There is no end to education. It is not that you read a book, pass an examination, and finish with education. The whole of life, from the moment you are born to the moment you die, is a process of learning. ~Jiddu Krishnamurti

Tuesday, March 18, 2014

Entertainment Review: The Indigo Girls with the Knoxville Symphony Orchestra

Some of the best shows I have been privileged to attend were totally free, and I can now add another to that lucky list. My Dear won tickets on the radio to the Indigo Girls performing with the Knoxville Symphony Orchestra, and I can only guess that it was because we were fated to be there. My lovely, late Aunt Kathy gave me my first Indigo Girls album on cassette when I was 12 or 13. It was their self-titled album, and it included fantastic songs like Closer to Fine and the heartbreaking Kid Fears. That tape was played to exhaustion, and even as I've found other important albums along the way, it will always remain a pivotal part of my emotional education.

The Indigo Girls, with their intimate subject matter and imaginative arrangements already have an overly emotive quality, and to have that enhanced and supported by the Knoxville Symphony Orchestra couldn't have been more fitting. They tend to sing about romance, world issues, equality, mindfulness, and pain,and the warmth of their harmonies seems to lovingly hug the lyrics. Being backed by a 'band' comprised of so many strings and horns and percussive thunder really just amplified and emphasized the natural power that is already present in the music. The rendition they did of Galileo seemed especially fitting in all of its epic awesomeness (video here).

The crowd was very mixed, which I loved. Die-hard Indigo Girls fans found themselves seated next to curious season orchestra ticket holders. From the very first song, you could hear loads of audience singing and loving cat calls during quieter moments, which made the immensity of the Civic Coliseum seem much more intimate-even from our seats in the balcony. The mood stayed light, relaxed, and fun, even as the songs took a heavier turn. Overall, it was the perfect mix of newly released songs and their classic favorites, uniting young & old, fresh & familiar, and the casual & classy for one unforgettable evening in Knoxville.

"We're better off for all that we let in
." ~The Indigo Girls

Tuesday, February 25, 2014

The Magic Music Machine

The thud of the drum unlocks the machine

As it swiftly syncs up with my beating heart.

The whirling begins slowly, deliberately,

But it will quickly build momentum

Small smiles start growing for miles

Both onstage and off

Both inside and out.

Colors brighten, angles sharpen,

Yet all lines blur & disappear as the moment melts together.

I'll become a cog while you are the gear

Using our voices, rhythms, and vibrations for power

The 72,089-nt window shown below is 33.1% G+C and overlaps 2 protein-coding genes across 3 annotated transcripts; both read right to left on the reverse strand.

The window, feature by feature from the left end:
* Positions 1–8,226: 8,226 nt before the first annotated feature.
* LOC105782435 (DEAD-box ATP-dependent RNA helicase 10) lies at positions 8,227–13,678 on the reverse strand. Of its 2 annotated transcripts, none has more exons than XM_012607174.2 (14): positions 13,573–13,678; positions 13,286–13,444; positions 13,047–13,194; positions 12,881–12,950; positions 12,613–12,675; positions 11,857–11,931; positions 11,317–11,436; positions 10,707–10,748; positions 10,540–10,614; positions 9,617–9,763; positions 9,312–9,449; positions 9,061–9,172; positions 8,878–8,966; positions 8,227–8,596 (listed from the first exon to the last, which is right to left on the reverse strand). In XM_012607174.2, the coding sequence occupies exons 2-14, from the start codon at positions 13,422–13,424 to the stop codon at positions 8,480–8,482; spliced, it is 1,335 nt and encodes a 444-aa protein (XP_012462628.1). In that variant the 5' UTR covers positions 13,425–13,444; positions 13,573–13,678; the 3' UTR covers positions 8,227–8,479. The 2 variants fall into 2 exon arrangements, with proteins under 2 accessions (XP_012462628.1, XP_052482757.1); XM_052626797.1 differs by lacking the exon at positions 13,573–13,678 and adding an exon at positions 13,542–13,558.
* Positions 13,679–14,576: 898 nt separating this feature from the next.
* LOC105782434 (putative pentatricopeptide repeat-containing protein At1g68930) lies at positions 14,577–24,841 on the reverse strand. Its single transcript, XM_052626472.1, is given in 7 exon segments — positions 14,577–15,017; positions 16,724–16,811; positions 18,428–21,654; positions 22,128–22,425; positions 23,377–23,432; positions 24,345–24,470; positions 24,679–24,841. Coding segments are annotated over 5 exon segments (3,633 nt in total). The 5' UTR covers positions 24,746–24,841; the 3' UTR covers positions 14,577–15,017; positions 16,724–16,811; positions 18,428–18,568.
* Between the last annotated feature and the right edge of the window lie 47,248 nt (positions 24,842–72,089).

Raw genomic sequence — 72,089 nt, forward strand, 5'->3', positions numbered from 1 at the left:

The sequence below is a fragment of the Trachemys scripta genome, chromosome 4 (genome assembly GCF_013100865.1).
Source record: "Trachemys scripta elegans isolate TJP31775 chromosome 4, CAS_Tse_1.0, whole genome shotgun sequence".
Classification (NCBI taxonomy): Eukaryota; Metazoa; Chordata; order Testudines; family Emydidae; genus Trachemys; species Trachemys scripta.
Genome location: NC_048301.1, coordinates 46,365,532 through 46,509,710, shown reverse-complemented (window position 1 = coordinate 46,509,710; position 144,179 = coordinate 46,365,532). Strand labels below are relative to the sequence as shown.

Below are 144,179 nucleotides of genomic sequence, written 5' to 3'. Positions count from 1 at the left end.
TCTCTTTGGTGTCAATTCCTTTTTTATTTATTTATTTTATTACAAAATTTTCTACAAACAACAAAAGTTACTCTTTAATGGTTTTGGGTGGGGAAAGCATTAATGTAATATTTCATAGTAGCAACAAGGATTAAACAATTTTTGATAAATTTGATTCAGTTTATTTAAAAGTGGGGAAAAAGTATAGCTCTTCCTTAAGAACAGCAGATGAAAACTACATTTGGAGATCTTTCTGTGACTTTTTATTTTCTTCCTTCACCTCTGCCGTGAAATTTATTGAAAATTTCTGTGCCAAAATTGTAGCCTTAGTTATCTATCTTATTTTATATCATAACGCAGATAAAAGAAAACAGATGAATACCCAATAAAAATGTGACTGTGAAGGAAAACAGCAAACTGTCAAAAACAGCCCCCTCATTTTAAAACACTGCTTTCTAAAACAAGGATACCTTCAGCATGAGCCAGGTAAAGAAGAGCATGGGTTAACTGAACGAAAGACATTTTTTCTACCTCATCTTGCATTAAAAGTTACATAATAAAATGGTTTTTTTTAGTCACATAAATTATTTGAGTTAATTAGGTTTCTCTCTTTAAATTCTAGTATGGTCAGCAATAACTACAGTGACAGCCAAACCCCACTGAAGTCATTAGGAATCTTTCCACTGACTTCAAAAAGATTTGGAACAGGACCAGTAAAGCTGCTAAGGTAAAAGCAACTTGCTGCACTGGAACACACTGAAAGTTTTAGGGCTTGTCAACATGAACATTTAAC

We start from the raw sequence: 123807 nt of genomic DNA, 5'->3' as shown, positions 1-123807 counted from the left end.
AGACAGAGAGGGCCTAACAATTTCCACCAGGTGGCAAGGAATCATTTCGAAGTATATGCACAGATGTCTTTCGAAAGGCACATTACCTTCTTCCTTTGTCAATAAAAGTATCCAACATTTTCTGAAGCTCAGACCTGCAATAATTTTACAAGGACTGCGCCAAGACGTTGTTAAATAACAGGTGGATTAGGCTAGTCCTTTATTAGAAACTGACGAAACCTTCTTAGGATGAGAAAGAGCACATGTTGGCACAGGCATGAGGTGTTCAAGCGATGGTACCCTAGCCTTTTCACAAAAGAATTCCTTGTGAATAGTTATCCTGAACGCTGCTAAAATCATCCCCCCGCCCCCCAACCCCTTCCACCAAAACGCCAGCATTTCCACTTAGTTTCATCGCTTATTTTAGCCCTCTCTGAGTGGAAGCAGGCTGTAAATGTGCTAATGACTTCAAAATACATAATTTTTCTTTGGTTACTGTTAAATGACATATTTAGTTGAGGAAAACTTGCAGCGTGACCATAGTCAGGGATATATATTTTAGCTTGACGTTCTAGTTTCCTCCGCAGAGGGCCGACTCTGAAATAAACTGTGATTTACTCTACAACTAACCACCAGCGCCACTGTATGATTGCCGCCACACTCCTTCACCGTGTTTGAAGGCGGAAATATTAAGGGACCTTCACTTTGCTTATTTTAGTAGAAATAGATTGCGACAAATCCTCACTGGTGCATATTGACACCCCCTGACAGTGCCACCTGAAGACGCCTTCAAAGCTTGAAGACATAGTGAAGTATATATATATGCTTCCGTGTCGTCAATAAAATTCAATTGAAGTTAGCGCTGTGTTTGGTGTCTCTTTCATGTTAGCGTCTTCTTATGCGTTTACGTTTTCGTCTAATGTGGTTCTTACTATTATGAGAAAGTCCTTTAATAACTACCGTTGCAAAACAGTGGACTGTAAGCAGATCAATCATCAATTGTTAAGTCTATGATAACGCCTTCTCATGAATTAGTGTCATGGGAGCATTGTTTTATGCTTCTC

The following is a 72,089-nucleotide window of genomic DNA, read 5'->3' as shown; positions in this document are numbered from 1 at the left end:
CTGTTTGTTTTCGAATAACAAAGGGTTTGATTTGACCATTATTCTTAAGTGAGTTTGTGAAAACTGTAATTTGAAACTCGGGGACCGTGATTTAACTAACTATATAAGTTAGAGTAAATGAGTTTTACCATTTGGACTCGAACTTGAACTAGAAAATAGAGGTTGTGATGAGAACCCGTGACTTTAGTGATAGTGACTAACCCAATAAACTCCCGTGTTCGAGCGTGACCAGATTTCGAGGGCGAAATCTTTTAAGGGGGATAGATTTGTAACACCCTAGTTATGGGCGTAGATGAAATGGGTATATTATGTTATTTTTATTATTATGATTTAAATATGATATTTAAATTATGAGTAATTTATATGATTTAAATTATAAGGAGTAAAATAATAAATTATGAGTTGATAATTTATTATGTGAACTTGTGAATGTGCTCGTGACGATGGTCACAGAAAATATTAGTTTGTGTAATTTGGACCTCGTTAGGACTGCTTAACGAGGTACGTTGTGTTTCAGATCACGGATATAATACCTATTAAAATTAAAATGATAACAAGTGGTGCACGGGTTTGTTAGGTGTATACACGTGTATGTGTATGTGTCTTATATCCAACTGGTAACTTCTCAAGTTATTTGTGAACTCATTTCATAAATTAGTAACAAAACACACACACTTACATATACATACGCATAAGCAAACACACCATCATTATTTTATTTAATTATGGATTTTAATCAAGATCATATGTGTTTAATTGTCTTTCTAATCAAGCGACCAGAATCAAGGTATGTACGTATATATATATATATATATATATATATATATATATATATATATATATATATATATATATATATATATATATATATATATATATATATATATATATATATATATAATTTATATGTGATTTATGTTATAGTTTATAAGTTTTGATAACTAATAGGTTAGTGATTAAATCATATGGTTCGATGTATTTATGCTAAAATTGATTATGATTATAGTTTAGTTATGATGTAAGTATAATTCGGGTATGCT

And as we steadily pick up speed and space,

I become certain this machine can fly.

Never sure if the music made the machine, or the machine the music

We must just play on!

Brace & steady now---

This whirling is coming back 'round to punch you right in the heart!

Tuesday, January 28, 2014

Found Beauty

During the last 33 years, I've learned that I can transform situations & circumstances completely based on where I focus. Truly, all I'm doing is noticing the inherent good that's constantly staring right back at me and keeping it at the front of my attention. Like when we went to New Orleans during Thanksgiving 2012 and were stuck in traffic on the bridge into the city: right behind us, this endless flock of black birds started swooping up from under the enormous bridge, swirling around the massive towers in perfect formation, and then landed way up on the heavy cables above.

I remember Dane was pretty irritated at the time-mainly because I steered us the wrong way when finding the bridge, and we ended up by the ferry. But if we hadn't crossed the bridge when we did, if we hadn't been delayed with such perfect timing, we would have missed the bird show! And this spectacle was definitely worth it. Once I noticed it had begun, the birds just kept coming: from under the bridge, to whoosh around and around, and finally rest high above our craning necks. Bird after bird emerged from under the bridge like magic, as if the fish were leaping out of the Mississippi River just ready to soar!

I watched the birds as long as I could see them as we inched across the bridge with all the other evening commuters, and I never saw the end of the bird show; in fact, I like to think that's it's still going.  At moments, it seemed like no one but Dane and I even noticed the natural feat, but I bet they did, and I bet it changed the entire quality of that moment. Magic is waiting beneath the thinnest membrane of mundane. It's waiting to offer us all hope and renewed curiosity and gratitude. This magical, 'found' beauty is waiting to transform everything, so make sure to pay attention!

Live quietly in the moment and see the beauty of all before you. The future will take care of itself.

~Paramahansa Yogananda

Sunday, December 29, 2013


What makes a house a home? When does it transform from a place where things are kept, food is cooked, sleep is had, and showers are taken into a personal sanctuary? When I look around our little house, it's the collected personal artifacts we have displayed that make it our home: the beach wedding corner in the bedroom, lil Sabastian on the TV, the leg lamp Dave gave us last year, and a hodgepodge of framed pictures from my dad. All of these things and so many more have memories attached, which serve as emotional residue that coats and covers this house in love, thus turning it into our home.

Whether we have 2000 square feet to fill or only 100, the place Dane and I call home will have distinctive features: musical instruments, lots of color, playfulness in all forms, and a feeling of welcome and comfort. I fantasize equally about having a farmhouse full of band-mates & goats as well as paring down to nothing but what we can fit in an airstream. Both lives are appealing, and both places would definitely feel like home.

My dream home has a space to workout, dance, or stretch & meditate, a garden, a work room or shed for messy projects, a deep claw foot bathtub, a kitchen big enough for cooking together, and music & games played in every room. Cleaning our little house today, I'm grateful for all the space and comforts we have. I have faith that the abundance of the universe combined with a smiling passion for hard work will always provide exactly what we need. That certainty ensures that the peace of home is always with me, no matter where I be.